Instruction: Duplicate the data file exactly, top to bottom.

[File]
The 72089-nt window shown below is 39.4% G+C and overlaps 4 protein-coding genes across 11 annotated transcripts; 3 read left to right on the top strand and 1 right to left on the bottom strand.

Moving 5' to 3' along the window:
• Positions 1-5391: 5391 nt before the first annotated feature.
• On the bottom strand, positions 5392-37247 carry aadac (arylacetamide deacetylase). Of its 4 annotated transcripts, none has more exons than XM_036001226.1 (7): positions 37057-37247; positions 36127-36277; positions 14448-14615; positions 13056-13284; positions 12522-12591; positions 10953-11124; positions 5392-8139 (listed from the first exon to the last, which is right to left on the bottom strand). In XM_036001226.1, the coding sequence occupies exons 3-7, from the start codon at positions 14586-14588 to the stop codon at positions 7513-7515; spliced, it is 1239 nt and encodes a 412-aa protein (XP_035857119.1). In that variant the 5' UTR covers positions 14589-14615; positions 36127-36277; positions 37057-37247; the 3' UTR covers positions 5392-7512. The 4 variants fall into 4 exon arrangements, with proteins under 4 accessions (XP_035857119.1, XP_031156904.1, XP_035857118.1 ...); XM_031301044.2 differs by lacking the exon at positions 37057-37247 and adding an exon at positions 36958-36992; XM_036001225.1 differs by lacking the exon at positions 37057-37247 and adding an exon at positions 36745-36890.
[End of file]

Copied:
The 72089-nt window shown below is 39.4% G+C and overlaps 4 protein-coding genes across 11 annotated transcripts; 3 read left to right on the top strand and 1 right to left on the bottom strand.

Moving 5' to 3' along the window:
• Positions 1-5391: 5391 nt before the first annotated feature.
• On the bottom strand, positions 5392-37247 carry aadac (arylacetamide deacetylase). Of its 4 annotated transcripts, none has more exons than XM_036001226.1 (7): positions 37057-37247; positions 36127-36277; positions 14448-14615; positions 13056-13284; positions 12522-12591; positions 10953-11124; positions 5392-8139 (listed from the first exon to the last, which is right to left on the bottom strand). In XM_036001226.1, the coding sequence occupies exons 3-7, from the start codon at positions 14586-14588 to the stop codon at positions 7513-7515; spliced, it is 1239 nt and encodes a 412-aa protein (XP_035857119.1). In that variant the 5' UTR covers positions 14589-14615; positions 36127-36277; positions 37057-37247; the 3' UTR covers positions 5392-7512. The 4 variants fall into 4 exon arrangements, with proteins under 4 accessions (XP_035857119.1, XP_031156904.1, XP_035857118.1 ...); XM_031301044.2 differs by lacking the exon at positions 37057-37247 and adding an exon at positions 36958-36992; XM_036001225.1 differs by lacking the exon at positions 37057-37247 and adding an exon at positions 36745-36890.